Designed by Shepley, Rutan & Coolidge, the successors to H. H. Richardson, this church has an honest Richardsonian pedigree to go with its Richardsonian Romanesque style.
Can you tell that old Pa Pitt is enjoying his new software toy? The picture above is a wide-angle shot stitched together from nine separate photographs. The fisheye view below is stitched together from six; if you click on it, you can have it at about 38 megapixels.
Finally, here’s a picture from the north side of the church, where there is room to get far away enough to take the picture all in one shot.
Oakmont is proud of its collection of Victorian houses, most of them frame structures on the respectable and impressive end of the Victorian spectrum rather than the whimsical and gingerbready end. Here is an album of a few of Oakmont’s fine houses.
Frederick Sauer was a very reliable church architect responsible for many of Pittsburgh’s better Catholic churches, including St. Mary of the Mount. Nothing about his churches would stamp him as an eccentric; he gave his clients exactly the respectable buildings they wanted. But he had a streak of whimsy in him. He bought a large tract of land on the hill over Aspinwall and designed a very conventional and respectable house for himself. Then he started to play in the back yard. Beginning with his chicken coop, for example, he added fairy-tale projections and curious details, building up and out until he had made an apartment building, the Heidelberg Apartments (above). He did much of the building with his own hands, eventually creating half a dozen or so curious structures back in the woods behind his house. They now form the Sauer Buildings Historic District—one of those curious Pittsburgh treasures probably known less to Pittsburghers than to the rest of the world, where they are often mentioned as one of the most interesting flights of architectural eccentricity in America.
Old Pa Pitt has done his best to make this picture look like an old colored postcard. Henry A. Macomb won a design competition for this gatehouse, whose tower is clearly influenced by the tower of the Allegheny County Courthouse downtown. The entrance buildings were finished in 1889, just after the courthouse opened, and some last-minute changes to the tower were probably intended to make it look more like Richardson’s work on the courthouse.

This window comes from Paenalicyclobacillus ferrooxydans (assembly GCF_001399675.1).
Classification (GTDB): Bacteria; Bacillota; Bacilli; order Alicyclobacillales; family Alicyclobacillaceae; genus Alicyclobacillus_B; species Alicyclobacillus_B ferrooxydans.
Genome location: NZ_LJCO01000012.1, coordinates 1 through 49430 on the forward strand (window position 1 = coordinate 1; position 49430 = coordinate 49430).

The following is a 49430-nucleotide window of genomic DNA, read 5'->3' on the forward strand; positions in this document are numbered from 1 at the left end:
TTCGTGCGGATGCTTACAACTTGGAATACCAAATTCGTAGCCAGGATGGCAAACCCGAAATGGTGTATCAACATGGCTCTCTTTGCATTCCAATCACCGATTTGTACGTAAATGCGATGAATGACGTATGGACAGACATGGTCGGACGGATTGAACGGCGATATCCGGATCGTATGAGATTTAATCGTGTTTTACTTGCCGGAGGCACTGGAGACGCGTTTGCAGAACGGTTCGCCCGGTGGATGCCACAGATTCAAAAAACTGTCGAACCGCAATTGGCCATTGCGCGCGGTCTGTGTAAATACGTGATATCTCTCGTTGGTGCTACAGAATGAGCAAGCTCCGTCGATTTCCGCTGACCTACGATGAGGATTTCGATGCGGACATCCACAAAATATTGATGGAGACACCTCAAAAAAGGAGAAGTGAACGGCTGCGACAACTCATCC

For the first time since the boom of the 1980s, two skyscrapers are going up at once downtown. The Tower at PNC Plaza has topped out, and Tower Two-Sixty at The Gardens is rising on Forbes Avenue just up the street from the Diamond. We can see one of the cranes and a bit of the skeleton of the latter between two of the Fourth Avenue bank towers.
The modernist ideal: towers in a park. It works here better than it works almost anywhere else it has been tried. The architects, incidentally, were the firm of Eggers & Higgins, who were the successors to John Russell Pope.
Old Pa Pitt decided to make this picture look as much as possible like an architect’s rendering. He was trying out the LightZone photo software, which will take some getting used to. For correcting lens distortion, he used the GIMP.
This massive slab on the Lower Hill, built in 1964, was designed by I. M. Pei—one of his earlier large works. It was meant as a typically idealistic International-style city-in-a-tower, with shops on the ground floor, recreational opportunities for the residents, and basically no reason ever to leave the premises. Pei might not be too happy about the recent renovations: the interior has been redesigned, and the stark white color has been changed to warmish industrial grey, which is all right if you like that sort of thing.
The building was called “Washington Plaza” for most of its life, but was renamed “City View” last year. Right now, however, it still carries the words “Washington Plaza” and the big trademark W on the west end of the building.
Old Pa Pitt must admit that he has never been a great fan of Pei’s work, but the architectural world at large loves him: his firm designed the John Hancock Tower in Boston, a building most famous for the multiple ways it has attempted to kill innocent Bostonians, but also one given multiple awards by the architecture industry. “Form follows function” is apparently not what architects really believe.
Camera: Kodak EasyShare 1485 IS.